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Whether one is producing music, podcasts, game sounds, or film sound effects, Digital Audio Principles provides the tips and techniques that will make the project a success. Author Dave Schroeder explains the basics of digital audio production techniques and covers the essential hardware and software. He also discusses sound theory, frequency response, the range of human hearing, and dynamic range.
So now we're going to look at microphone placement on a guitar amplifier, and this is this will come up a lot. The way you start out is that we've got a dynamic microphone, and we're aiming it right at the center of one of the two speakers. Now in this amp you can see kind of the wear marks where the speakers are. This is a twin amp, there are two speakers. Here I have a little thing I want to show you to kind of point out how a speaker works. Basically this is the center of the speaker, right. It's in the center, but there's a little bump out there.
You want to point your microphone right on that bump out to start with. So that's what I've got. I've got a Shure SM58 directional cardioid microphone pointing pretty much dead center and, more or less, on axis at the center of the speaker. Now this is going to provide you with kind of the brightest, most direct sound that you can get from the amp. Also before you do this if there's, if you have an amp with two speakers, put your ear kind of close to each one and see if one sounds better than the other, if one is noisier than the other.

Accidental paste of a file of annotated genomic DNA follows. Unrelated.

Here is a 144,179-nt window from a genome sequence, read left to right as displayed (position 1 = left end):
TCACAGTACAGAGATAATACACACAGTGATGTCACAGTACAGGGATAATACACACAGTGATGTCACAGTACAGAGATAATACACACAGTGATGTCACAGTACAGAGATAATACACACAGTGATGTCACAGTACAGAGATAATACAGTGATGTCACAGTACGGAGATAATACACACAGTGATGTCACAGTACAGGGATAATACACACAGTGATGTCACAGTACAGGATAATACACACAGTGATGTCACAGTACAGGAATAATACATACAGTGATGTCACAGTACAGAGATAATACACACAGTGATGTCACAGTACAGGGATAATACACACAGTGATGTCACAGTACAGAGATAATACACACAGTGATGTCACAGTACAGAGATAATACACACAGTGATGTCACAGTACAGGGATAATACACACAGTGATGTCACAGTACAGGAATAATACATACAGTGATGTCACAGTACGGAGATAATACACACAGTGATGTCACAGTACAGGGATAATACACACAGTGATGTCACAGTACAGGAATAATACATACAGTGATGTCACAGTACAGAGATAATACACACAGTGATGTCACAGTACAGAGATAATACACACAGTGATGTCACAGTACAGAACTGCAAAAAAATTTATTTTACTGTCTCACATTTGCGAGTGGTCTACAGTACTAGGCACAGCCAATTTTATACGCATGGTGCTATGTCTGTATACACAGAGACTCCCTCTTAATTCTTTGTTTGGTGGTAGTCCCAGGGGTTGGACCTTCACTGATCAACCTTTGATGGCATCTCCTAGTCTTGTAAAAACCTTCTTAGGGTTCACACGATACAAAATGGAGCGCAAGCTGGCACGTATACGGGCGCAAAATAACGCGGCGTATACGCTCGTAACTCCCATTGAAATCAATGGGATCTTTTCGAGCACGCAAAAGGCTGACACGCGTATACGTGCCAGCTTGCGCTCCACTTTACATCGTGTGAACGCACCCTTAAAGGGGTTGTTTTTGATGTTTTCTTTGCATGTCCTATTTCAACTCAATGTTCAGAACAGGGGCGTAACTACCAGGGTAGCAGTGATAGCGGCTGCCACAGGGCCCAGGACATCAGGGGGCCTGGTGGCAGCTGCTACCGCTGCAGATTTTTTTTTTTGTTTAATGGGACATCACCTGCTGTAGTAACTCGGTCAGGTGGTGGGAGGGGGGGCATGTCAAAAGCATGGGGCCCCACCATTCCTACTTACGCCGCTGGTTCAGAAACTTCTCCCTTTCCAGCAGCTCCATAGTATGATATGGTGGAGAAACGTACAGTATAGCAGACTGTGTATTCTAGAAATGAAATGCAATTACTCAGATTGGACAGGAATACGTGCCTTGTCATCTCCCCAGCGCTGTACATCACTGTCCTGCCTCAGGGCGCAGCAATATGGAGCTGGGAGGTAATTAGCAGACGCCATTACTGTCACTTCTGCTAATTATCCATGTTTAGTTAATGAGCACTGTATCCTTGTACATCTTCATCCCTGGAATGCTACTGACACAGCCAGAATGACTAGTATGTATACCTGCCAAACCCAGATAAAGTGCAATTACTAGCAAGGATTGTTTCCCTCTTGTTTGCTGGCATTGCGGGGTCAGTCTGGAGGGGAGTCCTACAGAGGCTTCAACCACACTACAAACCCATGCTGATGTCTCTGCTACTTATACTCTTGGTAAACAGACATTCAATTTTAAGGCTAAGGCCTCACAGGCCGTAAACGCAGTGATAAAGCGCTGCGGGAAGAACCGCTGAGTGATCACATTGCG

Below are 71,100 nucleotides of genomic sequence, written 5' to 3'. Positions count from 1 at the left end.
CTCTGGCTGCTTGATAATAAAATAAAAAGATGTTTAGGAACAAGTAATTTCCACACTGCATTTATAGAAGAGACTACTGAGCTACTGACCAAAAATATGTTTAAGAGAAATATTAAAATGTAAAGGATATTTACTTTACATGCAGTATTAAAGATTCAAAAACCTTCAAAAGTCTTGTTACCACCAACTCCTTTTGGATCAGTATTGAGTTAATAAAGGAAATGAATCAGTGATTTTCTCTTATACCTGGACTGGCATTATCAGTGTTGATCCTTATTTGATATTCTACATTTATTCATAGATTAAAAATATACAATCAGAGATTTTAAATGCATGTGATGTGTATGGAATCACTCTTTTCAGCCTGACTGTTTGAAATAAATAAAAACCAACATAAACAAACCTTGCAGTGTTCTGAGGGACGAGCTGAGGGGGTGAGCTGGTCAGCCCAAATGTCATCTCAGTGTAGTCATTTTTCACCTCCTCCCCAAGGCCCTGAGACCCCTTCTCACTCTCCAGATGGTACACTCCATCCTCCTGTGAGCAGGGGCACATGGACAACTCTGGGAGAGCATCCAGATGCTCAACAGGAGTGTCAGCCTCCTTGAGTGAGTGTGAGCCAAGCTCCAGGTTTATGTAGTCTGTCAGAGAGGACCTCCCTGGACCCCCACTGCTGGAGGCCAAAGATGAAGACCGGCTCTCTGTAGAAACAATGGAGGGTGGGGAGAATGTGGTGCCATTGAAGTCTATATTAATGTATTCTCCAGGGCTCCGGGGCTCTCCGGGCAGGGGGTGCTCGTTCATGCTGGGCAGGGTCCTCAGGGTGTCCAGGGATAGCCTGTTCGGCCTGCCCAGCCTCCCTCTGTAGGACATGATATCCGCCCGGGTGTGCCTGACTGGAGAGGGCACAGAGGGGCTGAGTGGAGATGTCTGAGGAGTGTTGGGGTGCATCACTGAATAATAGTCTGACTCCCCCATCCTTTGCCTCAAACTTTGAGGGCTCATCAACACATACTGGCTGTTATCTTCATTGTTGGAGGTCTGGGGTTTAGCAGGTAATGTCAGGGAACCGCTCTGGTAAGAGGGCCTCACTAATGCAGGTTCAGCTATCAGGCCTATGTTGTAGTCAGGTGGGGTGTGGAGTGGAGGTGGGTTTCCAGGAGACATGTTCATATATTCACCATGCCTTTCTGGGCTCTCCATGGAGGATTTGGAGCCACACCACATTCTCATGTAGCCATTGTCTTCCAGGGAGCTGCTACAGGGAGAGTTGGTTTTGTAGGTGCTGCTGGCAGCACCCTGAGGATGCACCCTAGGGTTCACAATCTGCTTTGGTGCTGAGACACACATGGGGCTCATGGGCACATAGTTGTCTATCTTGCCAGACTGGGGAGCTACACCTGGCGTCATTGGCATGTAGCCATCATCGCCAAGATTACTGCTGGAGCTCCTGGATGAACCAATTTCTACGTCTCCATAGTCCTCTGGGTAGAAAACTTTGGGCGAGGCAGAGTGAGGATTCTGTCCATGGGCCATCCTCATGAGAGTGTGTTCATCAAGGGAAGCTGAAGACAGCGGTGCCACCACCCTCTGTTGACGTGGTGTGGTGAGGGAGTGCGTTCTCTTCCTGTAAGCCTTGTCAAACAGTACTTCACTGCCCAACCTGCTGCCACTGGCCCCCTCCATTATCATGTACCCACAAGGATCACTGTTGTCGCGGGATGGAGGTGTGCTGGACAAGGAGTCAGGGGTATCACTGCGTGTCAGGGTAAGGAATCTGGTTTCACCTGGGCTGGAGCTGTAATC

Sometimes one speaker will kind of be buzzy and hissy, one won't. Some guitar amplifiers are really clean in terms of the amount of noise they make, even when nothing is coming through them. Others kind of have a hum, or a buzz. If your microphone is placed on a speaker, and you're getting a lot of that hum, or buzz, from the speaker, a lot of zzzzz... noise, you can change the placement of the mic to move it off-center a little bit and pick up kind of the edge of the center of the speaker, and that'll reduce some of the buzz, or the noise. And you can keep playing with that. You can play with the axis. Point it up kind of towards the edges.
You can point it towards the center. You can point it kind of anywhere you want, but start with it here and assess the quality of that sound and then figure out how you might want to change it. Of course, guitar amps can be really loud. So, you know don't put your head right next to it when someone's playing it but kind of be in the room with it when they are playing it and then have them kind of maybe play at a lower level or have them move the mike from one speaker to the next. Go in the studio, record it really, you know just a test run and see how noisy it is and then try the other speaker as well. Now let's look at miking up some drums.
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